Georgia Southern participates in an international study to search for a common molecular indicator of microbial pollution in global waters
Health-related water microbiology moved towards molecular detection methods in the recent years. These new methods allow for rapid response to mitigate outbreaks within hours and they can track the source of the pollution accurately. However, the widespread application is hindered by a lack of knowledge regarding geographical stability, and only a small number of well-characterized regions can effectively use these methods. This study investigates the geographic distribution of five human-associated genetic markers in municipal wastewaters (raw and treated) from 29 urban and rural wastewater treatment plants in 13 countries spanning six continents. Also, genetic markers were tested against 280 human and non-human fecal samples from domesticated, agricultural and wild animal sources. Results suggest that several genetic markers have considerable potential for measuring human-associated contamination in polluted environmental waters worldwide. The results of this study will be helpful in developing new global criteria for water quality management, pollution modeling, and health risk assessment.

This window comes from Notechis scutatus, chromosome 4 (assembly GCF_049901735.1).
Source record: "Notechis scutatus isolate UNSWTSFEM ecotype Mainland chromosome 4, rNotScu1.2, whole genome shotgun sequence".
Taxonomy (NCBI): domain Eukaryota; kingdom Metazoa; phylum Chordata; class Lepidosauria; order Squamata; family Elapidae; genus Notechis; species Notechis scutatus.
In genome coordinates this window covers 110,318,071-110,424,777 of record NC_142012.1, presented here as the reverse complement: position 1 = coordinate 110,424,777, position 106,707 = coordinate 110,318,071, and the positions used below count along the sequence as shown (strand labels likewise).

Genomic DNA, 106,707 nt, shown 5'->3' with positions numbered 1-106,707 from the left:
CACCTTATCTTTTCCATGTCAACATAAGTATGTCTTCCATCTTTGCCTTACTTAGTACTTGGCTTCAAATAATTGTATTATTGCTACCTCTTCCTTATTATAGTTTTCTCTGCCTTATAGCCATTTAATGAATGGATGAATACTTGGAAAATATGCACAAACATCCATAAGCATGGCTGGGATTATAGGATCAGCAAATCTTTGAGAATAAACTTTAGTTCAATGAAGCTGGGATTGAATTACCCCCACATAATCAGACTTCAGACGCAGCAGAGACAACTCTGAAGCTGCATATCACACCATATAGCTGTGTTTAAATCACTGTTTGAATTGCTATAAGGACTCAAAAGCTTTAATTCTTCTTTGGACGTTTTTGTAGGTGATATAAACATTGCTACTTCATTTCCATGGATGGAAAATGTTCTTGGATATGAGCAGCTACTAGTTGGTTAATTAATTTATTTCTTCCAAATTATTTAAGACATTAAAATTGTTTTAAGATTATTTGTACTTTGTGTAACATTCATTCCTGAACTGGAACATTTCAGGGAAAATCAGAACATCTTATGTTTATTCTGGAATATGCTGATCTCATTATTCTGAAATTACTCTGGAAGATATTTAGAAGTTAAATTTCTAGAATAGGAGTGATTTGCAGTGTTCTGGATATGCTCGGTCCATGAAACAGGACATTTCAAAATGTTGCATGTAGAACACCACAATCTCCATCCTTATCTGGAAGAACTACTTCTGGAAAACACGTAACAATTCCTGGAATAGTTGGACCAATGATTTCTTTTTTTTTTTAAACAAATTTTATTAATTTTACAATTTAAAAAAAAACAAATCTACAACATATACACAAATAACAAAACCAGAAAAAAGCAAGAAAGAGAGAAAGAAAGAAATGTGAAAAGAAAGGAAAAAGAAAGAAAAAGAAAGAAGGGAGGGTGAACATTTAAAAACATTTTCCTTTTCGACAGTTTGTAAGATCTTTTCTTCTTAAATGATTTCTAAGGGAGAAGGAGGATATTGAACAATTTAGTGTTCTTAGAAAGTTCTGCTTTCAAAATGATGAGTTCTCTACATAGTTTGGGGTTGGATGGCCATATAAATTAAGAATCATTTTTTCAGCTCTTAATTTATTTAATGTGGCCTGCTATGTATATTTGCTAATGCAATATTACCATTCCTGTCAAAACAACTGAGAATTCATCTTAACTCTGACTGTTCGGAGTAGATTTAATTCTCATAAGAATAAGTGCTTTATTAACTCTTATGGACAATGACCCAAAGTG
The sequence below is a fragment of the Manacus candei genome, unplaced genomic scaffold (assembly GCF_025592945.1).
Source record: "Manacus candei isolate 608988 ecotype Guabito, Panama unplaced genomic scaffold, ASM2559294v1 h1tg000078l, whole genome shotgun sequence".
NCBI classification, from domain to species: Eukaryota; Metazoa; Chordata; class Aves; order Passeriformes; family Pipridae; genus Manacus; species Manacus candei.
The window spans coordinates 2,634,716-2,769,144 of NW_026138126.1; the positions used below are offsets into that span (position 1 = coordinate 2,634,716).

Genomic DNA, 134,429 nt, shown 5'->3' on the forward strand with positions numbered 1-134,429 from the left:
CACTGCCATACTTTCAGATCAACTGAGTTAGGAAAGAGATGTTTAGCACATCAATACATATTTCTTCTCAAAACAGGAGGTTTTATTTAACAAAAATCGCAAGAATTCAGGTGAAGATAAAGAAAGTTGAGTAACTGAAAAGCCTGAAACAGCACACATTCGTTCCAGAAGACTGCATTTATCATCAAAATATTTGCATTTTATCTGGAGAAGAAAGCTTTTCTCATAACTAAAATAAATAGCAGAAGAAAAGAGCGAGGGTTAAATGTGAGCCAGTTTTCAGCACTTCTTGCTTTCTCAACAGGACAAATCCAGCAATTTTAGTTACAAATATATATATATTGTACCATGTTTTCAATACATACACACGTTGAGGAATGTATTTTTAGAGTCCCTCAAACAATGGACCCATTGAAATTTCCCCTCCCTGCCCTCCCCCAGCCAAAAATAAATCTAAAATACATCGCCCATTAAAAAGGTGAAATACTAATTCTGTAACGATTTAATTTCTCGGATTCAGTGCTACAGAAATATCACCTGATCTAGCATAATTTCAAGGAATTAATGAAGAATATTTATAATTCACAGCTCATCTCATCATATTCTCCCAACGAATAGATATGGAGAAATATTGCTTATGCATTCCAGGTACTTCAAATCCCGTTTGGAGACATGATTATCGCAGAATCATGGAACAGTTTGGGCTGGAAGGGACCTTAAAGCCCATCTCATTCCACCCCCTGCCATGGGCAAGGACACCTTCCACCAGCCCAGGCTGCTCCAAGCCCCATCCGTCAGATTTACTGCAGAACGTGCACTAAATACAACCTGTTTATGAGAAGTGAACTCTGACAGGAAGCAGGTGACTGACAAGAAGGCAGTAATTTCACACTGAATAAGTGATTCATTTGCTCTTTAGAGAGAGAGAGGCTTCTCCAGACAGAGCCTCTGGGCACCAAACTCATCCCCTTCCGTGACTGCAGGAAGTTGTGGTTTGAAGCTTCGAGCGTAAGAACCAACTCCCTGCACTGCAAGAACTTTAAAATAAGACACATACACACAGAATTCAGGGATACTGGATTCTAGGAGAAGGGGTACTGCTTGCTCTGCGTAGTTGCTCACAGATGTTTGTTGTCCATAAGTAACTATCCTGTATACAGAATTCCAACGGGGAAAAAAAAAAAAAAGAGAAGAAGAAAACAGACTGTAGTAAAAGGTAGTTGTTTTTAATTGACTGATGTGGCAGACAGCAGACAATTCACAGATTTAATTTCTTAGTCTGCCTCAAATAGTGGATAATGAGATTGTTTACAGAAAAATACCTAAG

“Global Distribution of Human-associated Fecal Genetic Markers in Reference Samples from Six Continents” was recently published in the “Environmental Science and Technology” journal.
Dr. Asli Aslan, Assistant Professor of Environmental Health Sciences at the Jiann-Ping Hsu College of Public Health Georgia Southern was a co-author of this study.